Park Chinois: Growing up is not always fun (March 2016)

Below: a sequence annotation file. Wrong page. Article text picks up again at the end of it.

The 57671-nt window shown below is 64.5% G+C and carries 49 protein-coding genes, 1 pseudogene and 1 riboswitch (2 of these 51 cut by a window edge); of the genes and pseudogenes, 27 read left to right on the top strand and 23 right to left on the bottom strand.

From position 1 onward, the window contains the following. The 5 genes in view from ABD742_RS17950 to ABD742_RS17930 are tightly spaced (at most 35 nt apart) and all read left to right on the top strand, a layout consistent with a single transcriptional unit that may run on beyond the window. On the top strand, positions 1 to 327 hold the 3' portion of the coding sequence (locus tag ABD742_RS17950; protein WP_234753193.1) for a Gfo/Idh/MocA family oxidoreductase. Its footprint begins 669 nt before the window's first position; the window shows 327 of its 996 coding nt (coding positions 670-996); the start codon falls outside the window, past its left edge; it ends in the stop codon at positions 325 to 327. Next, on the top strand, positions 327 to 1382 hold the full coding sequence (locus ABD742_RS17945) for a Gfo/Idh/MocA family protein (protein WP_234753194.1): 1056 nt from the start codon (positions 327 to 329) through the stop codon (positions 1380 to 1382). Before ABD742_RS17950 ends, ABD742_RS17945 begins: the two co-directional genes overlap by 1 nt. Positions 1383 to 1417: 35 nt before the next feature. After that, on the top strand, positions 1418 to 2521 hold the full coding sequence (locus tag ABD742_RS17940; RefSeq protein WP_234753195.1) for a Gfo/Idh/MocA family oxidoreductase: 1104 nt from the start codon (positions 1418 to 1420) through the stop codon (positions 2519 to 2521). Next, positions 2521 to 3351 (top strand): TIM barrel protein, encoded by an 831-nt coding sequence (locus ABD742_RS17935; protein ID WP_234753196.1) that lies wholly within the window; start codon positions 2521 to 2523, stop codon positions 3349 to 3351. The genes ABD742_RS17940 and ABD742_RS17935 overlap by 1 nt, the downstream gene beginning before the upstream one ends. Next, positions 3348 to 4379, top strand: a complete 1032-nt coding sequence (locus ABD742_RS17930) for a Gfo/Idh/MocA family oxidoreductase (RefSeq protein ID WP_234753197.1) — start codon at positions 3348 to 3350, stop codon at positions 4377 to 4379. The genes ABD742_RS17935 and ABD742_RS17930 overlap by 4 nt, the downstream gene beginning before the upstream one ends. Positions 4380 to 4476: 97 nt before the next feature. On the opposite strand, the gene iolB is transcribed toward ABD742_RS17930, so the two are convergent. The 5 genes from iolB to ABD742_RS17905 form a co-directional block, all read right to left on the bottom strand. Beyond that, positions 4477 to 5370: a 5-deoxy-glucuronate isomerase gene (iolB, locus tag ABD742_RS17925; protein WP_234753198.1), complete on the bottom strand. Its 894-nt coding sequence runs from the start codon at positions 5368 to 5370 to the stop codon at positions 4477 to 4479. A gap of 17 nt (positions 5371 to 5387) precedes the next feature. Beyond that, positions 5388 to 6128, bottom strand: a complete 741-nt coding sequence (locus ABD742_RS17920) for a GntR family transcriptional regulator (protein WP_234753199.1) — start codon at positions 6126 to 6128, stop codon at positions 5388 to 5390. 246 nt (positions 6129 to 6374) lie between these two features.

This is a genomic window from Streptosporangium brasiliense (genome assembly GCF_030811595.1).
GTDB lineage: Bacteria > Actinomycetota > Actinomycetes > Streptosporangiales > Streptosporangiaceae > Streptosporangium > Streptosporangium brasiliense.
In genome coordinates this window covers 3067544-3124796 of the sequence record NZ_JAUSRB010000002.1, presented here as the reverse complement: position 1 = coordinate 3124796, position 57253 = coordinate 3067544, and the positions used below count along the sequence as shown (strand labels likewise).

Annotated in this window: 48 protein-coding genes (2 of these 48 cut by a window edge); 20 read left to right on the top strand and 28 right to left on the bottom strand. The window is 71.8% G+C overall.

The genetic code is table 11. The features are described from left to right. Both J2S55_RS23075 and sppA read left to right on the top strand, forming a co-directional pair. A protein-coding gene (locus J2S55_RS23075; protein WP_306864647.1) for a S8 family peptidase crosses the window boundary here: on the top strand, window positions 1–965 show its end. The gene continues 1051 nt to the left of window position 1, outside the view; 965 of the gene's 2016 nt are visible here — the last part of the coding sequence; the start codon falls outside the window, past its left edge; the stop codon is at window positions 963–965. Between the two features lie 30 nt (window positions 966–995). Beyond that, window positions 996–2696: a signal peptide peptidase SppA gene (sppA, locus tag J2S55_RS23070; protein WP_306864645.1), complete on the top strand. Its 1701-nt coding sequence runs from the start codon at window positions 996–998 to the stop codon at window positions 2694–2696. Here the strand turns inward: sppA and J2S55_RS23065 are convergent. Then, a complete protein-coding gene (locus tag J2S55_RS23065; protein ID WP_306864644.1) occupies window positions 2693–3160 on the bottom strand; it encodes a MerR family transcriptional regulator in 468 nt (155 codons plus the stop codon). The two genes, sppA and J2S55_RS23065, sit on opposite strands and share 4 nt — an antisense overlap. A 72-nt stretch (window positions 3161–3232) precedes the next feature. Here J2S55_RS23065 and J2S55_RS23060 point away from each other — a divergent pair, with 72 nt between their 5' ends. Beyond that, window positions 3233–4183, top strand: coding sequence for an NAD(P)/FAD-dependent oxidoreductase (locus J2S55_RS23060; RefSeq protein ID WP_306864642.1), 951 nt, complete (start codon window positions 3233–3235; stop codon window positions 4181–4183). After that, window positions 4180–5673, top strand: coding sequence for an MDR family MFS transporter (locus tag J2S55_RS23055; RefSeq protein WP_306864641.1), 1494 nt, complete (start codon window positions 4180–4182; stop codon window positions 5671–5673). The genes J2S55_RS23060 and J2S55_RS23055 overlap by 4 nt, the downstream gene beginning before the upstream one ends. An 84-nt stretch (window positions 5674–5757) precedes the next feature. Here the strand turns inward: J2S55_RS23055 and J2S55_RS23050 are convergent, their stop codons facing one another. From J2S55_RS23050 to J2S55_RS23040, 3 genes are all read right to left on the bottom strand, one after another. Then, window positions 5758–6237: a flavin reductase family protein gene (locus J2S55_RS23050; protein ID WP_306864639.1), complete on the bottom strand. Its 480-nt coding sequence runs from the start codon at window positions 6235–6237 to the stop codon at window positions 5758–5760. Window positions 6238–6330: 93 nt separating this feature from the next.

It was all just a bit too serious. As I sat waiting for my dining comrade to arrive on a recent lunchtime visit to Park Chinois, my first instinct was to rebel, perhaps do something naughty or to cause some sort of minor disturbance. I know this sounds horribly childish, but my hackles were raised from the moment I walked in. Diners may be used to swanky affairs in this part of Mayfair (the restaurant is a couple of doors along from Nobu on one side and Sexy Fish on the other, with Novikov almost opposite), but after having laboured past an immensely heavy red curtain, I was greeted by an exceptionally snooty and supercilious gentleman. The suggestion seemed to be that I should consider myself privileged to eat here, rather than having chosen to do so of my own free will. Such an attitude was perhaps all the more outrageous given the restaurant was not even close to being half full. Although Alan Yau has tried to model Park Chinois on the decadent atmosphere of 1930s Shanghai, the ambience felt more like that of a semi-exclusive airport lounge, albeit one with some heavy, expensive and old-fashioned furnishings. The volume of chatter was kept to a fairly low level; when one did hear conversation, it was about deals and bonuses; and a couple of mobile phones rang abruptly loudly (yet no-one intervened). Somehow, the attempt at being grown-up doesn’t really work and Yau seems much better at creating a ‘good’ or ‘fun’ atmosphere in places such as Hakkasan, Yautcha, or Duck & Rice. My resentment grew as I flicked through the wine list. The premise here seems to be on quality, but at a clear price. Less well-off diners be warned; it is almost impossible to find a bottle at Park Chinois for less than £50. And, if you’re keen on something other than wine from France, Italy or Spain, then forget it. When we got round to ordering, we opted for Dim Sum, which was priced broadly competitively, at around £4-8 per item. Mains, however, were more eye-watering, with some coming in at close to £50. The dishes we sampled were, for the most part, pretty good. The Sichuan dumplings stood out, and packed a punch of spicy intensity, but others, such as the pork ribs and black bean, were pretty forgettable. Furthermore, what I remember more than the food was just how agonisingly long it took for the dishes to arrive. Given the relative emptiness of the place, this was all the more surprising. I am told Park Chinois gets better in the evenings, when there is live music (perhaps more evocative of the Shanghai scene they are trying to create), but based on my lunchtime experience, I certainly won’t be rushing there again anytime soon.